Steven L. Ritter said...

NO...!!! do not shut down your blog!!! I learn so much from you. I was freaked out about my WBC number getting down to 20! After 2 blog buddies, you included, I have relaxed about that (both counts below 2). Now I can relax a bit and feel good about where I'm at right now. I'm glad you still have options but let's not give up home on the Vaccine. You are a trail blazer and that has it's own set of blessings.

Steven L. Ritter said...

OK... I was having a stupid moment. I'm still learning what these numbers mean and need to picture in my mind what numbers mean in what context. My WBC is 3 not 20!!! Sorry I will check more before I post next time.

sigun said...

Dear Dan,

Glad you posted your blog before our departure to Sicily in an hour! I was hoping to hear about the Houston results, but I guess I have to wait with you for a month before you get those! In the meantime, hang on in there. Bises, Sigun.

tim's wife said...

We ARE NOT tired of reading about you and the longer you write, the more hope we have to be blogging ourselves in 6 years(it's 4 for us on 3/8). We may not always have something to say in the comments, but we are reading and interested. My husband's sis is a match for a donor transplant so your cutting edge treatment is very important for us to know about. I just ran into an allo patient at our support group meeting 2 weeks ago.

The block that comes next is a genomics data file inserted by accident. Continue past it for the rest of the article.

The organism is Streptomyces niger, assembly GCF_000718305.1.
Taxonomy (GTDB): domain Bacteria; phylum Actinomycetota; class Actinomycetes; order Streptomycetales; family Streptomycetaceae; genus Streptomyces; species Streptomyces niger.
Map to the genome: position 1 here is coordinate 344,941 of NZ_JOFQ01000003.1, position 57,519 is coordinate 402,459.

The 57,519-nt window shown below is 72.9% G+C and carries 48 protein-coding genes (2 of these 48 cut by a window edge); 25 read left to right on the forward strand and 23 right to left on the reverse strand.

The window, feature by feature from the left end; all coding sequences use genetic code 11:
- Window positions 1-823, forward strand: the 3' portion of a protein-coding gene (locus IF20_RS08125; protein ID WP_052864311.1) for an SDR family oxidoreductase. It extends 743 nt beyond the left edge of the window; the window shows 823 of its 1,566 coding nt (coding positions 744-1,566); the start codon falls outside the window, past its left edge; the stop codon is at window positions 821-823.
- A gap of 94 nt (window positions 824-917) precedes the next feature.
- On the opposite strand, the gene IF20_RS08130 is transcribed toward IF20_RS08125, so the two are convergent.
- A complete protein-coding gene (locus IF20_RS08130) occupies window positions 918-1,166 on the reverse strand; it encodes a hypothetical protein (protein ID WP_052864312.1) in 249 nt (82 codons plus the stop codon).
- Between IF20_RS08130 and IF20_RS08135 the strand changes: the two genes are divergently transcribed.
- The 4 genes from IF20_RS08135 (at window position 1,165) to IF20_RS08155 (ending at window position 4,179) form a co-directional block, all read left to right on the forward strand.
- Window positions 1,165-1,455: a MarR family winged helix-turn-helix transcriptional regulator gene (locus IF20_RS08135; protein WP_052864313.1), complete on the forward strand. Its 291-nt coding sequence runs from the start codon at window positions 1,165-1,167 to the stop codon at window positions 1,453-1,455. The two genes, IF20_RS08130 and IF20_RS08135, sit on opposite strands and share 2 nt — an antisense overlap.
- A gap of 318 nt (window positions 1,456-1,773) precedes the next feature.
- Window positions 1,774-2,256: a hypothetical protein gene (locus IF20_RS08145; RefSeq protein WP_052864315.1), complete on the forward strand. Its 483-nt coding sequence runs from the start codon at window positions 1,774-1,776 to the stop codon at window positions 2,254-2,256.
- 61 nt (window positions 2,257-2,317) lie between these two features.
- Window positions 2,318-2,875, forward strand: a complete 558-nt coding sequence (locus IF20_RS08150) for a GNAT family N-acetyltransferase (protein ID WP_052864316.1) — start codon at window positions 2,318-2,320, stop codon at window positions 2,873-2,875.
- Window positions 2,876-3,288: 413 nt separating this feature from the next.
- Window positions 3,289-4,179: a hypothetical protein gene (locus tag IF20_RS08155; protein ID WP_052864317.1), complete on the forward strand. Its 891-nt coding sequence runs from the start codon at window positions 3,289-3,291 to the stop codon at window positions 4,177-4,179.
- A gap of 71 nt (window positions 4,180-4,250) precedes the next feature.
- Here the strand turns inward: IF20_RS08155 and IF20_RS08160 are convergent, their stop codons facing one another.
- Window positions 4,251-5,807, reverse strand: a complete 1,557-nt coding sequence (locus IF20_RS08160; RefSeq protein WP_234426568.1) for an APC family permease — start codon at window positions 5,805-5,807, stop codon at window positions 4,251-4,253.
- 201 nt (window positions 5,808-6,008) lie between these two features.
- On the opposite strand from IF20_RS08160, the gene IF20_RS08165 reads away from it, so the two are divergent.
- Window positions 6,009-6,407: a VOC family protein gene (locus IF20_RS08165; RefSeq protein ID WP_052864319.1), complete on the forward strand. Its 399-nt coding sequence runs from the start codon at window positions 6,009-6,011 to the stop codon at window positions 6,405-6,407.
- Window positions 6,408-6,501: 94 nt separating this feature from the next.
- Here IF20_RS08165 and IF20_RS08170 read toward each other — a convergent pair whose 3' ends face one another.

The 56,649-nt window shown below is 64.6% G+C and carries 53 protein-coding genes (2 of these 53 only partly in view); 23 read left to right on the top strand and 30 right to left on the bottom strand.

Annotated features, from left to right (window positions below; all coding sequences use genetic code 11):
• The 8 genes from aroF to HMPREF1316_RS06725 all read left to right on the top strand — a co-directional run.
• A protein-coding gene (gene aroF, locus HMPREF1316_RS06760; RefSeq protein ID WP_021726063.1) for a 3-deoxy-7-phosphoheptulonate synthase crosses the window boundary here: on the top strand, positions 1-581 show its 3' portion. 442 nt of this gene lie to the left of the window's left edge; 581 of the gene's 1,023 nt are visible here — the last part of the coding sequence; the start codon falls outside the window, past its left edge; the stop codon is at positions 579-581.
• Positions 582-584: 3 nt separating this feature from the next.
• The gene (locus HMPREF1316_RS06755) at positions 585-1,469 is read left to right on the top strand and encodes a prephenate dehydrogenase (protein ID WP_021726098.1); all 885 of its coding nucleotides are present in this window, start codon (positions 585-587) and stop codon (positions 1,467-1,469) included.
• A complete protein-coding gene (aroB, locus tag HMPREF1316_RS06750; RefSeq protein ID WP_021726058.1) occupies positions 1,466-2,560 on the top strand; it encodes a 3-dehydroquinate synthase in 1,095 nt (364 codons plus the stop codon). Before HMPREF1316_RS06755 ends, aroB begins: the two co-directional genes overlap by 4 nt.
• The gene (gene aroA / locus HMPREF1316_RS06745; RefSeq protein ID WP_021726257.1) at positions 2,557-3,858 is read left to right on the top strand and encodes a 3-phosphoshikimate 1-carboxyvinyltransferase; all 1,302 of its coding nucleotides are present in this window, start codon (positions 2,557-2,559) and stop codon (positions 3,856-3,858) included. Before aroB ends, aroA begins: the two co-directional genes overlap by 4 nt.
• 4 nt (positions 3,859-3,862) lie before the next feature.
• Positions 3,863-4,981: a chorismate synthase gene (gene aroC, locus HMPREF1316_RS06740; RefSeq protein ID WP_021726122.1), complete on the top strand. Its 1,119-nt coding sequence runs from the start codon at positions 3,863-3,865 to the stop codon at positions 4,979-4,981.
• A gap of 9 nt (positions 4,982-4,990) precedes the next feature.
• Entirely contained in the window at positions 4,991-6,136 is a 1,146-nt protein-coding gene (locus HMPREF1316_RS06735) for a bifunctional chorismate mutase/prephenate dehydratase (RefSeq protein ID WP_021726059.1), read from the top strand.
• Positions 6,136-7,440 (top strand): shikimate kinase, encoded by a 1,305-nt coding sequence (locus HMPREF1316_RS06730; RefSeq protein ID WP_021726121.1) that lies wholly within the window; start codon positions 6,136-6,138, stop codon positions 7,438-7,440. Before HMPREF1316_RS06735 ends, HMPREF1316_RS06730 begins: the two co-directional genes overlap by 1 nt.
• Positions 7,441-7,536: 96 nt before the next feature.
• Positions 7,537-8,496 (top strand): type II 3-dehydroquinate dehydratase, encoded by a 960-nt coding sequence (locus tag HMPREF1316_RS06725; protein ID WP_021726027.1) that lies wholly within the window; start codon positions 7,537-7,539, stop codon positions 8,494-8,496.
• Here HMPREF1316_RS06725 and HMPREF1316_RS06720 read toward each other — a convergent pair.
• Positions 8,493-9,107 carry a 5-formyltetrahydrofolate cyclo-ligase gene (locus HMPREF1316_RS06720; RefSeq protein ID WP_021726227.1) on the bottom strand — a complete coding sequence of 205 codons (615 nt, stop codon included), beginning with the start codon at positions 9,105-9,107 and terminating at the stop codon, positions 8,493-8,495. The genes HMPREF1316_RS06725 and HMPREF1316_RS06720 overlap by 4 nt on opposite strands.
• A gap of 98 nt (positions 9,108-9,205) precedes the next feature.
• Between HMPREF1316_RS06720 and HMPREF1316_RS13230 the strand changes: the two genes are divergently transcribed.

I may have mentioned his case before on your blog. He did not go into remission at first, also had no GVHD either. He was put on Rev. He eventually did go into remission and told me that after 3 years, he got a flare up of GVHD in his gut this past Thanksgiving.
It is controlled, though he likes to know where the mens' rooms are when he's out, but the good news is, he remains in CR. Hoping your vaccines and Mike's cells put the kibash on this MM nonsense! Jersey is counting the days 'til spring too, though for us, I think it will be a mud season from all the snow melt.

David said...

Even those of us who may not know exactly what the numbers mean want to know "how is Dan doing". You are most entitled to be tired of it, but we appreciate having a way to keep up with you.
Cousin Dave

Jill said...

I'm just a stranger in Arizona who prays for you regularly, but I think about how you're doing often and would also appreciate if you wouldn't shut down your blog!!! =) I started reading your blog when my dad was diagnosed with MM in 2009. Hang in there.

Jill

Sandy said...

Of course since it is your blog you can do with it as you wish, but like other 'posters' I get good information which might be useful for my relative with MM who has completed an allo with a sister and seems to be doing pretty well - one year out.

I continue to pray and intend for good things coming your way and look forward to the updates.

shawnandjaike said...

Ok, Dan, looks to me as if the thought of ending your blog is a BIG "NFW"!! For those of us that personally know you, we all look to it to find out how you all are doing. For others that are dealing with this disease, the comments are self expanitory. You are a guiding light for all of us. We love you. Shawn